The Buried Giant

AuthorKazuo Ishiguro
FinishedMarch 12, 2019
Rating3.4 / 5

Goodreads link

I thought the story itself was interesting, but I felt like there were many holes left gaping at the end. The theme of amnesia and forgetfulness (the “buried giant”) was tied in nicely with the physical symbolism of the mist sweeping across the land.

I liked the ending, tying everything back with the boatman. (I almost cried when Axl asked Beatrice if he could hold her one last time - “But let me just hold you once more”).

It was unclear, however, why the mist affected some more than others, and affected some memories more than others. Why did the mist affect Wistan and Sir Gaiwan less, for example? 

The idea of hidden memories being uncovered and having huge consequences is nothing new, but I liked how Ishiguro explored that at both a macro and micro level.

  • Macro level -- The ruse of Arthurian peace is completely shattered and war is coming.
  • Micro level -- Axl and Beatrice realize that no matter how much they lie to themselves that time has healed their wounds, their love isn’t as strong as they realized. 

I wasn’t too big of a fan of the writing style. The dialogue felt very clunky and awkward. Ishiguro was trying to emulate a certain formal medieval tone, but it came across as anachronistic. His writing in general felt very detached, and while I appreciated that he skipped the flowery language and went straight to what was happening, it got a bit tedious reading his prose after a while.One of my biggest problems was with Edwin. Even by the end of the book I couldn’t tell if Edwin was supposed to be an important character or just a plot device. Wistan spends a lot of time lauding Edwin as having the heart of a warrior (although we as the reader never actually get to see that… we are told but never shown…). At the end, Edwin’s most important role is leading Gaiwan to Querig. All of the pages spent trying to develop Edwin’s character (attempts which I thought fell a bit flat) for that? Seems like a lot of work.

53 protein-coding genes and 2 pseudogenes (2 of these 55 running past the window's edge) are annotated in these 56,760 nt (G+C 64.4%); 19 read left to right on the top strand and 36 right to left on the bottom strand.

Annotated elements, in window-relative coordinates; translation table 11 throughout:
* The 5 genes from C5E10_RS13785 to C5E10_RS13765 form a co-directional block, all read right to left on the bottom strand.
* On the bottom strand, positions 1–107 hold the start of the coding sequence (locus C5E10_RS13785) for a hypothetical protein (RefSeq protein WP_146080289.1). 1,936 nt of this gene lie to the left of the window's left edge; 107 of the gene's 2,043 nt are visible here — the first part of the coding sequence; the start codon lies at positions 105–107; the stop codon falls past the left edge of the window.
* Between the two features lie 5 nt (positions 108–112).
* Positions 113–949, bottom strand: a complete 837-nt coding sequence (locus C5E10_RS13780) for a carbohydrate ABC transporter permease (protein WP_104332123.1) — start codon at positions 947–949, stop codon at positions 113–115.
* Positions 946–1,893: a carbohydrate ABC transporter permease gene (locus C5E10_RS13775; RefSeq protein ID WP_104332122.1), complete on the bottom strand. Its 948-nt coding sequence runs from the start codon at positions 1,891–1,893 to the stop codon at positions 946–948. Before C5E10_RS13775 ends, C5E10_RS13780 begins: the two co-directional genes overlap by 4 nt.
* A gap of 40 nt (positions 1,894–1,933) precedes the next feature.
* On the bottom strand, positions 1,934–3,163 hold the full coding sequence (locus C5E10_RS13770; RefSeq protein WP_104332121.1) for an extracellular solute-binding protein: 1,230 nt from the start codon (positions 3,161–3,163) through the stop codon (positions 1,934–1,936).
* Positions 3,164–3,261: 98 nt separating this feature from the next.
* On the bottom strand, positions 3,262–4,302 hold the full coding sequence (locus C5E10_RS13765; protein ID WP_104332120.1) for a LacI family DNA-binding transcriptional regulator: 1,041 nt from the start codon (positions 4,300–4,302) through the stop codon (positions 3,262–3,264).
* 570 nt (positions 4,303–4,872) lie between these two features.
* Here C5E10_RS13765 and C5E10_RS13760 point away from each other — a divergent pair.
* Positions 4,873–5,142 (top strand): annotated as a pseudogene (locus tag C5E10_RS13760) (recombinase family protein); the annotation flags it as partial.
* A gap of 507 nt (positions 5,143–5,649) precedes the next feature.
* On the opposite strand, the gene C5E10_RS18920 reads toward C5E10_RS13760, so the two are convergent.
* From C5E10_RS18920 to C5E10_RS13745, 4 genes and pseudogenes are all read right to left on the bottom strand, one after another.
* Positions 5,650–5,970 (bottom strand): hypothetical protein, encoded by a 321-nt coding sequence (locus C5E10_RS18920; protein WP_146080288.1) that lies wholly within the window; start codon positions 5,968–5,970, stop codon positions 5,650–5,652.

Some other holes that were left gaping at the end and left me confused: Does the boatman only come for couples? Why did he not come for Gaiwan - because he died in battle and didn’t die a peaceful death? Because he hasn’t forgotten anything? Was Edwin hearing Querig’s voice in his head the whole time instead of his mother’s? Is his mother dead? What was the point of the sprite/nymph he untied? The nymph/sprite being tied and dragged around by five men seemed very rape-y….It felt like Ishiguro included fantastical elements in the story in order to point out that humans are the greatest monsters of all. Ogres and dragons exist, but humans cause the most death and the most destruction. In the end, Querig was bewitched by a human (Merlin) and kept alive by a human (Gaiwan) in order to ensure the mist would erase everyone’s memories. In the end, people die not at the hand of ogres but at the hand of men. And the widows -- are they widows because their husbands were killed in the Arthurian wars and they have forgotten? How do they forget their husbands but remember that Gaiwan is the one in charge of killing Querig? They wear black and from far away look like crows. Do they symbolize the crows that the monks let tear apart their skin in their penance?